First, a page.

The fashion industry has a heavy impact on the environment, especially in its intensive use of water. But, despite that, here's an interesting thought: 80-90% of the environmental impact of clothing happens after you buy it and when you do laundry. I, and hopefully you, am a little shocked by that, but also really buoyed by it because it means I can DO something about it and so can you! Here's a fact: There are approximately 88 million dryers in the U.S. alone, each emitting more than a ton of carbon dioxide per year. Think of what a difference it would make not to use one?
What follows is a list of things you can do on your next laundry day to immediately start reducing your impact, but first, a word on chemicals in your laundry. I still remember, years ago before I was conscious of my habits and the products I used, I pulled a white dress out of its protective bag. It had been years since I had worn it, and as I removed it from the bag immediately the very strong smell of fabric softener washed over me. I realized then that something just wasn't right, as you shouldn't be able to still smell your detergent and softener YEARS after it's been used. It turns out that most commercial detergents are petroleum-based, which is a non-renewable resource, creates pollution to manufacture, doesn't break down in water (your grey water is then a pollutant), can irritate the skin, can disrupt endocrine function, and aggravate asthma or allergies. Moving onto the smell: that sickly sweet, industrial-strength perfume is a cocktail of synthetic chemicals such as phthalates which are endocrine disrupters, neurotoxic, and carcinogenic—it truly goes on and on. I buy all of my daughter's clothes and most of mine second-hand, and I've noticed that even after washing them, the scent of detergent on the clothes from the previous owner still clings; it takes 3-4 washes with outdoor line-drying for it to go away completely. At Sustain we have tried many different green laundry detergents and we're happy to say we've found some that work wonderfully. Here are some basic tips on what to look for to detoxify your laundry routine. Your skin and that of your family's is next to laundered fabric 24/7, hence it is an important (yet simple) area to focus on!
The surfactant (cleansing and sudsing agent) should be plant-based, not petrochemical. Many eco alternatives are made with coconut-based surfactants.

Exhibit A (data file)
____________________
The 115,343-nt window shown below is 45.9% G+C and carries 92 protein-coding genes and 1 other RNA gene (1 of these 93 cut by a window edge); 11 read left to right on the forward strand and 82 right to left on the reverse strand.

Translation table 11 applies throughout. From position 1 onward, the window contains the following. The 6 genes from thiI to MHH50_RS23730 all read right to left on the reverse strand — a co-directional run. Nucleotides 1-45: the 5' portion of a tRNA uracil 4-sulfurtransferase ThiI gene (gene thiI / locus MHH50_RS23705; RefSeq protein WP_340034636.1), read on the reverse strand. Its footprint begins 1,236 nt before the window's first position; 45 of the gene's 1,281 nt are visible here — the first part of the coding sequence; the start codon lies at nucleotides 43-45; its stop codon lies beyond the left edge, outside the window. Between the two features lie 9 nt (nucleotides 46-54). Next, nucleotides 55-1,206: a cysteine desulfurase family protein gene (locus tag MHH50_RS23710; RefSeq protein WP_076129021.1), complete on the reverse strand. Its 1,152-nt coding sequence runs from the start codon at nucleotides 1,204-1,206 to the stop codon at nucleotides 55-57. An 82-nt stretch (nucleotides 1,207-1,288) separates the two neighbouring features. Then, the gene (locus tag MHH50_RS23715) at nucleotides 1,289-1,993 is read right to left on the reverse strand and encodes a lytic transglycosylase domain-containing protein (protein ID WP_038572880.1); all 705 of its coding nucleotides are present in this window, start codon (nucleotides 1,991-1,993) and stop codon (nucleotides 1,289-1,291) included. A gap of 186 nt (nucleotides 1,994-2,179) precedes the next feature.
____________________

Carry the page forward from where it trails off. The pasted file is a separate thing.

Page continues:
Avoid any synthetic fragrances, which are endocrine disrupters, possible carcinogens, irritants and allergens. All fragrance should be listed as plant-derived (100% pure essential oils are considered safe)—the word 'fragrance' if used alone is often a hidden source of phthalates.
The average household does almost 400 loads of laundry each year, consuming about 13,500 gallons of water. Switching to an Energy Star-qualified front-loading machine can save as much as 7,000 gallons of water per year, which, over the life of a washer is enough to provide a lifetime of drinking water for six people! An Energy Star-qualified clothes washer can also save you $550 in operating costs over its lifetime meaning that it will pay for itself. I wish that were true for all things!
Did you know that you actually shouldn't wash your jeans very often? Levi Strauss recommends every two weeks! That has more benefit that simply retaining that perfect denim shade, it's one of the biggest things you can do to reduce your laundry footprint. Unless you sweat through your t-shirt on a hot day, hang it up and wear it another day (I'll exempt you from socks and undies!). You can also spot wash stains (which I frequently do by keeping a spray bottle of natural stain remover handy) to avoid having to wash the entire garment.
Some "smart washers" will weigh your load and adjust the amount of water needed, but you are using energy too, so as a rule wait to wash until you have a full load.
The energy required to heat the water is a big chunk of the energy expenditure.
The dryer is the number two energy glutton in your home, next to the fridge, and costs about a $100 per year to use, plus as mentioned earlier its carbon footprint is kind of massive. Why not skip it and put up a clothesline or use a drying rack? I have always found that clothes smell AMAZING after being hung to dry in the sun, and ironically fabric softener companies have been trying to synthesize that smell for years. Ha! Just go straight to the source, it's free, radically energy efficient and nontoxic. As a bonus, your clothes won't be a wrinkled mess. (PS - these old-school clothes pegs are awesome!)
If using a dryer is still a must for you then there are still a few things you can do to maximize it. First up, look for a machine that has a moisture sensor if you are buying new (or see if yours has one already), which shuts the machine off when your clothes are dry. Also, clean the lint trap after every use, as even a small amount of lint can significantly reduce the efficacy of your dryer. Do all your loads consecutively as you'll be taking advantage of residual heat. And finally, don't use dryer sheets which are a chemical cocktail your skin could really do without. Use wool dryer balls instead—the wool contains natural oils that soften the clothes and the balls create space between the clothes which increases airflow thus reducing dry time by up to 30%.